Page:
Tactics column: Building from the back

Tactics column: Building from the back

It was unlikely that Mikel Arteta was going to cede penalty taking duties to Santi Cazorla, or Olivier Giroud for that matter. This was the responsibility that was given to him and he’s always repaid his manager’s faith in him. When he missed – or rather, when the penalty was saved by Mark Schwarzer – it felt almost inevitable. The invincible edge that Arteta has – that unflappable mentality when under pressure – for the first time in his Arsenal career, felt penetrable.

He had a difficult game. It’s true that he created Arsenal’s second goal but in a way, it almost felt as if it was forced; that he didn’t really want to be that high up the field. Throughout the match, Fulham had blocked his usual supply lanes and as such, Arteta’s passing never really carried the same purpose that it normally does. It got worse for Arteta when he was dispossessed at the edge of his own box by Bryan Ruiz and he contrived to bring the forward down for a penalty. Redemption was offered to him in the last minute from the spot but it just wasn’t to be his day. Which it needs to be, because the way Arsenal play, relies on Arteta to be on top form if they are to play well too.

Mikel Arteta is Arsenal’s main outlet from the back, the one who links midfield to attack. The one who keeps the pressure on the opponents by recycling possession. If he’s not passing it through effectively, the fluency of Arsenal’s game suffers. We saw that on Saturday and although Arsenal raced to a two-goal lead – just as they did against Schalke 04 – it’s agreed that it flattered them somewhat.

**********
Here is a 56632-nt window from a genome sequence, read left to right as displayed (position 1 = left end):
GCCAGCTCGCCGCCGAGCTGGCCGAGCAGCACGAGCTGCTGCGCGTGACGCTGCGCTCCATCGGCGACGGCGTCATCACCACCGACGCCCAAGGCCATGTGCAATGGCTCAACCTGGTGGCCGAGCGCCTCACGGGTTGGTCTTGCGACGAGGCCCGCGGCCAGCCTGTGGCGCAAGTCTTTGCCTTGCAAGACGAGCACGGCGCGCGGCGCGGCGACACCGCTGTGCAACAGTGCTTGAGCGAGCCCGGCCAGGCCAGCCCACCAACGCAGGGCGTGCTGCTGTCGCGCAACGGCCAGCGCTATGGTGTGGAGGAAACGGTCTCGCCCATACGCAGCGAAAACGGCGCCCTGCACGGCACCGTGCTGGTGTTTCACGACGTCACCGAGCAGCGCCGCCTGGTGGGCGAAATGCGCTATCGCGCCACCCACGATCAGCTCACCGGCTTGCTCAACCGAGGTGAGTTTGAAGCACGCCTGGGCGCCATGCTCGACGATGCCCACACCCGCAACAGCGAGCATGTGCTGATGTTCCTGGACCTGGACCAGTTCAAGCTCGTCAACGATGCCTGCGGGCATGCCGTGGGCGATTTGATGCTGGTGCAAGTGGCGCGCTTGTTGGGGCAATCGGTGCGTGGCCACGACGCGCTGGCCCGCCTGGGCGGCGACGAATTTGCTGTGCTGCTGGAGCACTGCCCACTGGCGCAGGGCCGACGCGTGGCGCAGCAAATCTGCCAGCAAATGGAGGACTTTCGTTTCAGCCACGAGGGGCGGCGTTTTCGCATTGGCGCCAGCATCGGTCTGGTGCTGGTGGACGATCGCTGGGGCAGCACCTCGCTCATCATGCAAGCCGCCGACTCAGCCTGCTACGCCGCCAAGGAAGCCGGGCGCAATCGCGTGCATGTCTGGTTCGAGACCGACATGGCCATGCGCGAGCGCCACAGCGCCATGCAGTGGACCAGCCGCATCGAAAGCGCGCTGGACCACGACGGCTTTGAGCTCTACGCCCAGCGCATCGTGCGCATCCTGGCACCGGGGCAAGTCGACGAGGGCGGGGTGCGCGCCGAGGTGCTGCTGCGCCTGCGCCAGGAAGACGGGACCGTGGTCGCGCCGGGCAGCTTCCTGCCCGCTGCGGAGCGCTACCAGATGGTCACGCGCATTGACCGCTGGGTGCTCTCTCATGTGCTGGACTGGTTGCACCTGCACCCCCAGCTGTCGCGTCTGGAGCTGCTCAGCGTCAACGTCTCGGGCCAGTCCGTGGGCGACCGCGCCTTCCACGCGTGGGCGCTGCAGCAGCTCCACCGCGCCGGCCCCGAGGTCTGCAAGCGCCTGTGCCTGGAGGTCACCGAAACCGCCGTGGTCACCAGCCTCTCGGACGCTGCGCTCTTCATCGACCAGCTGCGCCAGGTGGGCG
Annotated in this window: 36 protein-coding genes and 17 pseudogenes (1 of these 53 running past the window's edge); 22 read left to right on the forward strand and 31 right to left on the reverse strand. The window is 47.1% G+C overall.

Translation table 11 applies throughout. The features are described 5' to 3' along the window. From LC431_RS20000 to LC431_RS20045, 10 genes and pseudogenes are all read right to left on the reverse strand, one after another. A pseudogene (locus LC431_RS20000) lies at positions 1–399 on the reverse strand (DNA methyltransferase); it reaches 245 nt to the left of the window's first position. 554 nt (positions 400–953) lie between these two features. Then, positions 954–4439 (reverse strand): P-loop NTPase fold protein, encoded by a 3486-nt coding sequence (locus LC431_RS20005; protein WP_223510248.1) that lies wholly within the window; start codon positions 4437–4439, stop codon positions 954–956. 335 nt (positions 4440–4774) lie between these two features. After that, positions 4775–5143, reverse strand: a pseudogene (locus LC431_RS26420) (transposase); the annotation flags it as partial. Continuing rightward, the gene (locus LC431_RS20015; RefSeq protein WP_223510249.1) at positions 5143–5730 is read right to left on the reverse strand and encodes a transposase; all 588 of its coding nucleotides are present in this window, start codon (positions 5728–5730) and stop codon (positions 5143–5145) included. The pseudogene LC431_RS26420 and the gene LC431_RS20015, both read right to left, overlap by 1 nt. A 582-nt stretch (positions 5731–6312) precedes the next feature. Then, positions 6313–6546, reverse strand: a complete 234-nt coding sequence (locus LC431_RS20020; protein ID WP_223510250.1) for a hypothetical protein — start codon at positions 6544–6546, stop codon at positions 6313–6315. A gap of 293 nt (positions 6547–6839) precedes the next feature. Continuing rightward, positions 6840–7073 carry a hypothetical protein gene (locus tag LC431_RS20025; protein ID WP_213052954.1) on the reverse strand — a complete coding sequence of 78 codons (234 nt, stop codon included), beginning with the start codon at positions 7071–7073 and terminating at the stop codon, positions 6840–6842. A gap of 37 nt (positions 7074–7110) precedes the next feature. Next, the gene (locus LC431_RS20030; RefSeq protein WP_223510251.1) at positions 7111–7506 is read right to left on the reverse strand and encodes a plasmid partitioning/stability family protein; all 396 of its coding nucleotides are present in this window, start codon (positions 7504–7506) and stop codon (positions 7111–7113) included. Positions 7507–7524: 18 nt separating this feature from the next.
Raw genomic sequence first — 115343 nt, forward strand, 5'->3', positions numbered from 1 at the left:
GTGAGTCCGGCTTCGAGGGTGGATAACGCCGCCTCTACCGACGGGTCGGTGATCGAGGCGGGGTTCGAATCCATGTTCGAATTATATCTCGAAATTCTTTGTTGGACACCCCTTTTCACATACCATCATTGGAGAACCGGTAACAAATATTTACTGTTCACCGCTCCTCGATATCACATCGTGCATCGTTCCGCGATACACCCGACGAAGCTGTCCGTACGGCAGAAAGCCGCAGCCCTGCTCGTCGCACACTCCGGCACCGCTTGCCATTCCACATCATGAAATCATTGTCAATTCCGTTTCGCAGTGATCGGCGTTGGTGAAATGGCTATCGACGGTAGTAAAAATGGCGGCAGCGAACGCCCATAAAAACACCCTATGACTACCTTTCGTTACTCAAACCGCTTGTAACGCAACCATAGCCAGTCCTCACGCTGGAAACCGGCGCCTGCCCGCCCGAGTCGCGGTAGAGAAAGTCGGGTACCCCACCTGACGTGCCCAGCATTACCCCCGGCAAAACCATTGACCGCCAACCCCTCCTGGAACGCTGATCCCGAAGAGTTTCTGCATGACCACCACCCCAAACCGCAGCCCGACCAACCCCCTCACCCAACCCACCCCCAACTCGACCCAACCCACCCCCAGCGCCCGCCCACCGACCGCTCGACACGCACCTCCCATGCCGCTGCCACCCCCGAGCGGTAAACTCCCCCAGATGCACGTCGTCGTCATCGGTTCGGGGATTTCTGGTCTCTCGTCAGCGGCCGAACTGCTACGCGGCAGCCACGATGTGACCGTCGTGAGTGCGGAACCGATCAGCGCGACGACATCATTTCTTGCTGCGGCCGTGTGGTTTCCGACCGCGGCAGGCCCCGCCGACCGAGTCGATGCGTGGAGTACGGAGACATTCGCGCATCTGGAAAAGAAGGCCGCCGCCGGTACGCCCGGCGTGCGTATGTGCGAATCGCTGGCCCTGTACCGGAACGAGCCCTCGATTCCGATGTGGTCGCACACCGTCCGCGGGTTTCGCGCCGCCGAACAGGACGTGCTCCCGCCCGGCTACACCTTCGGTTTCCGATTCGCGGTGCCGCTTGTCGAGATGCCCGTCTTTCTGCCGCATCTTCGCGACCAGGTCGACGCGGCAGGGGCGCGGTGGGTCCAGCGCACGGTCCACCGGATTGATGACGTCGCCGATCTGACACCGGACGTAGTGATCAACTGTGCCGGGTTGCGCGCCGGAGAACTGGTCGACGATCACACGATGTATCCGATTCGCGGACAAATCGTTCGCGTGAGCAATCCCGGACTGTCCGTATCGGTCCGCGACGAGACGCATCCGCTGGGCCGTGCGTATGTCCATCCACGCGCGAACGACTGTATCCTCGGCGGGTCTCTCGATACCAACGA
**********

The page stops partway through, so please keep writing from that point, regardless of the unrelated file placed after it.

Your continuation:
In fact, the 3-3 draw with Fulham was characterised by poor passing from the back by both sides. From Fulham’s perspective, with Chris Baird and Steve Sidwell in midfield, they lacked the technical quality to try and pick passes through. Arsenal on the other hand, were undermined by poor movement in front. To give the two sides credit, they kept a superb shape throughout the match only to be undone by moments of hesitancy or individual meekness. Santi Cazorla, as always, pressed with great intelligence while Bryan Ruiz kept tabs on Arteta.

On a wider issue, though, this has been bit of a problem for Arsenal. Because for a team who prides themselves on passing the ball better than their opponents, they have an inexplicable weakness to being pressed high up the pitch. Indeed, as Stewart Robson says, it’s widely accepted that there are two ways of playing against Arsenal; closing them down high up the pitch or dropping deep. By far, the best option is the former. But teams don’t have to do that these days – rather, it’s safer to do a combination of them both; remain compact and stop the passes into midfield.

Of course, this approach is true against any team – not many sides press intensely up the pitch anyway and organisation is the constant quality of any good defensive performance. But teams usually up their game against Arsenal and are more focused due to having prepared days in advance to face the peculiar threat of The Gunners. That’s compounded by an Arsenal team that, at the moment, look unsure of how exactly they should try and break down stubborn opponents.

What Arsenal tend to do then, when opponents stop them from getting into the midfield as they like, is to push the midfielders up the pitch and give room to the centre-backs to pass it out. “The teams close us down so much high up because they know we play through the middle,” said Arsene Wenger. “I push my midfielders a bit up at the start to give us more room to build up the game. I am comfortable with that but sometimes it leaves us open in the middle of the park. We want to play in the other half of the pitch and, therefore, we have to push our opponents back. But my philosophy is not to be in trouble, but to fool the opponent into trouble.”